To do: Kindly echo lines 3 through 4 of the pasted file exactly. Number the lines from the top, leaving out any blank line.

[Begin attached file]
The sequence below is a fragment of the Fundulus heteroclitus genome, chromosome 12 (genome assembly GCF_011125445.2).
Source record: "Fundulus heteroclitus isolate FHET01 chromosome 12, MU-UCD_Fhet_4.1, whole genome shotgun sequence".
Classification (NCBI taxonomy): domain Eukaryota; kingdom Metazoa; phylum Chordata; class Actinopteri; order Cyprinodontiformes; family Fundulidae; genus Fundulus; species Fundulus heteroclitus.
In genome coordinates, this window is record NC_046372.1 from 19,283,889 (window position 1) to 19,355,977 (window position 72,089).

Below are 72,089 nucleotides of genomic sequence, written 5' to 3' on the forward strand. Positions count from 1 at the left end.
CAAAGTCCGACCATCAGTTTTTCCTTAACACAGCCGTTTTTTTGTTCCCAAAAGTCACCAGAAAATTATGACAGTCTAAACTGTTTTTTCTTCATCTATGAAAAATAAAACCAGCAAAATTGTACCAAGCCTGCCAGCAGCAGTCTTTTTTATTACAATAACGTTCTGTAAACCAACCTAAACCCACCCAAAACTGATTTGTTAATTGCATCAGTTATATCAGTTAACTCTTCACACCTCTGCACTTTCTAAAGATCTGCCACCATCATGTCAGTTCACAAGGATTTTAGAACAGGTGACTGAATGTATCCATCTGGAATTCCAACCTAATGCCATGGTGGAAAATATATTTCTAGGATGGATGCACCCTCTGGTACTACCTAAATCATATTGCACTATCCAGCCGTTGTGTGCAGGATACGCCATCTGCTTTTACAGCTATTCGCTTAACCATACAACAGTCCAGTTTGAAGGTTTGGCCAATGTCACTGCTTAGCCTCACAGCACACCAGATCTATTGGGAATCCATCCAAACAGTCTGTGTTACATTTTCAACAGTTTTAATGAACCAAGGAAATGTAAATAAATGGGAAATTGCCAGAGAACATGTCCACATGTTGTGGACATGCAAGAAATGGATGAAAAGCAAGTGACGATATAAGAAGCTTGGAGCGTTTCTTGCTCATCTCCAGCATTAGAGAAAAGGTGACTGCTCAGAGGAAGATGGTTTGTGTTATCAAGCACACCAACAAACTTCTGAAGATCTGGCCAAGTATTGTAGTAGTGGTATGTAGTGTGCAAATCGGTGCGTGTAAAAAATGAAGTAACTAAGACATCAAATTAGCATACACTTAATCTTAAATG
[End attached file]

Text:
Classification (NCBI taxonomy): domain Eukaryota; kingdom Metazoa; phylum Chordata; class Actinopteri; order Cyprinodontiformes; family Fundulidae; genus Fundulus; species Fundulus heteroclitus.
In genome coordinates, this window is record NC_046372.1 from 19,283,889 (window position 1) to 19,355,977 (window position 72,089).